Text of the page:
The engine was apparently fine until it shut down without warning and that’s really not the sign of a cracked head.
The scenario I come up with is the possibility of a broken cam gear or chain but that should make some noise when it let go and it should also affect the other bank.
It would be interesting to know the diagnostics involved and how they came to the cracked head conclusion.
How about donating it to your local high school or junior college auto shop class? I’m sure they’d appreciate it. And in return they might fix a problem or two on your next car as a favor to you for your generosity.
ok4450, “compression was lost” was just my summarization as I was more focused on disposal than spending $K trying to fix it. Everyone I talk to says they have to go into the engine to find the actual problem/answer - racking up labor costs at a minimum. All of this is likely to end with a repair that I won’t want to pay for (as opposed to putting that money into another vehicle). My attitude at this point is to cut my losses on a SUV with 156K miles. My comments to the service dept: “I was driving, the oil light came on, then the engine starting missing, then vehicle stalled. Engine turns over, starts, but stalls. I had an oil change 2 days prior”. I was driving about 40mph and this all happened in a span of less than a minute. Service dept calls next day and provides a report that says: “Start vehicle. Stalls and barely runs. Hook up IDS. No codes. Replaced fuel filter. Vehicle idles, still no codes. Vehicle has misfires on all 4 cylinders on drivers side #5,6,7 and 8 bank 2. Power balance performed 7-12 percent difference. Needs cylinder head on drivers side.”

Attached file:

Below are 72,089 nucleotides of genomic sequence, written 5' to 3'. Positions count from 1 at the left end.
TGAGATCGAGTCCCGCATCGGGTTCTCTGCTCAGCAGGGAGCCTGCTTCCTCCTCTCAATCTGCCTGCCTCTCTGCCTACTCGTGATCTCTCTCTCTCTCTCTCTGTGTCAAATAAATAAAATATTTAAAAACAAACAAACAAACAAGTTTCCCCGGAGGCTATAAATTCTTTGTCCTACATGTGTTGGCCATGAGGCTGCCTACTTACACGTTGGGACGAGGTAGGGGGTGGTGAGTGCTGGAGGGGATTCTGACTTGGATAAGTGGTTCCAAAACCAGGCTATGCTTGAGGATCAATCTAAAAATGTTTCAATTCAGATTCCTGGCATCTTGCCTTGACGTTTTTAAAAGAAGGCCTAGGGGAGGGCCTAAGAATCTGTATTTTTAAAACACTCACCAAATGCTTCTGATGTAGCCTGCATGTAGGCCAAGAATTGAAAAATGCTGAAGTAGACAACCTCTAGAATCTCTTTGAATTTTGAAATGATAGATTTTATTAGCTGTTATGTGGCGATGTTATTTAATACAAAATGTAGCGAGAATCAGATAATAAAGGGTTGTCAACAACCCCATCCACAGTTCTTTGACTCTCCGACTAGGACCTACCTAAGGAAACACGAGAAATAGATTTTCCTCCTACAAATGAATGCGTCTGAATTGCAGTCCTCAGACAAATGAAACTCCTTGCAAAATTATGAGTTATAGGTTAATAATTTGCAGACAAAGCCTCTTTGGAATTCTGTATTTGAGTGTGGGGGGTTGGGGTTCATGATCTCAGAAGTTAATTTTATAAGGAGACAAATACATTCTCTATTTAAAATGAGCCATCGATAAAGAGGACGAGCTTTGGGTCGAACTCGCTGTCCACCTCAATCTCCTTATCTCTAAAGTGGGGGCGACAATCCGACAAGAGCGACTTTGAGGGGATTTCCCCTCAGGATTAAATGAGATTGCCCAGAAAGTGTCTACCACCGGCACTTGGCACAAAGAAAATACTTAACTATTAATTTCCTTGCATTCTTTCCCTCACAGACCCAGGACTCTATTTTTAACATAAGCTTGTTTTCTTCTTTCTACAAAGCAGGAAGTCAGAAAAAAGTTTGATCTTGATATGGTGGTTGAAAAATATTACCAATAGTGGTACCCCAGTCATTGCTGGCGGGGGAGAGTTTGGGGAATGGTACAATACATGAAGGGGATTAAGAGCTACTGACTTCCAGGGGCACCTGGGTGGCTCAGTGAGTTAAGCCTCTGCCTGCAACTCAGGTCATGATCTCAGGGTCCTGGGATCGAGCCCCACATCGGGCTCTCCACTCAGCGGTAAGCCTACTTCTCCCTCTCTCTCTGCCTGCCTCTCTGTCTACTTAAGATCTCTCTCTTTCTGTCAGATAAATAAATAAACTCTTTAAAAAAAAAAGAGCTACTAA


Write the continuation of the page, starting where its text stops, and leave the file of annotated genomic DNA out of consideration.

The oil light coming on gives me a clue. First, why did the oil light come on? If the engine lost oil pressure, it would immediately affect the valve operation. The rocker arms on this engine are suspended between the lifters at one end and the valve stem at the other.
It actually hinges on the lifter, although in this engine, the lifter is not actually a lifter. The cam rides on top of the rocker arms and pushes down on a roller in the center of the rocker. If oil pressure is lost, then the lifters will collapse and the cam will have almost nothing to push on.
There is an oil passage that runs from front to back on this head that supplies oil to the lifters. There is just a plug (0.25" freeze plug) on each end. Has anyone checked to see if one of the plugs came out? Has anyone checked the oil level?
U should get 1500 as is private party. It needs a 2k head repair. Can u find a nice car for 2k? Would u want to drive it? A used motor is 1k. Any shop will put it in for 1k.
Keith, that was the first thing I checked. My gut reaction was someone left filter, plug, dipstick, or cap untightened after the oil change. But, I had not noticed any leaks. No aroma of oil burning. No smoke. And, the oil level was right on the line. I could not see any oil loss. Service dept did not reference any issues with oil loss.
Stoveguyy, thanks. From everything I’ve read and research so far, looks like I should be happy to get 1500 and be done. I haven’t gone to the junk yards looking for a used engine, but I took a peek online because I was curious. Did not see any used engines for 2003 Lincoln Navigator for 1K. Nor has any shops in my area said they could drop in an engine into this vehicle for 1K. But, I don’t want to go this route anyway - with a used engine.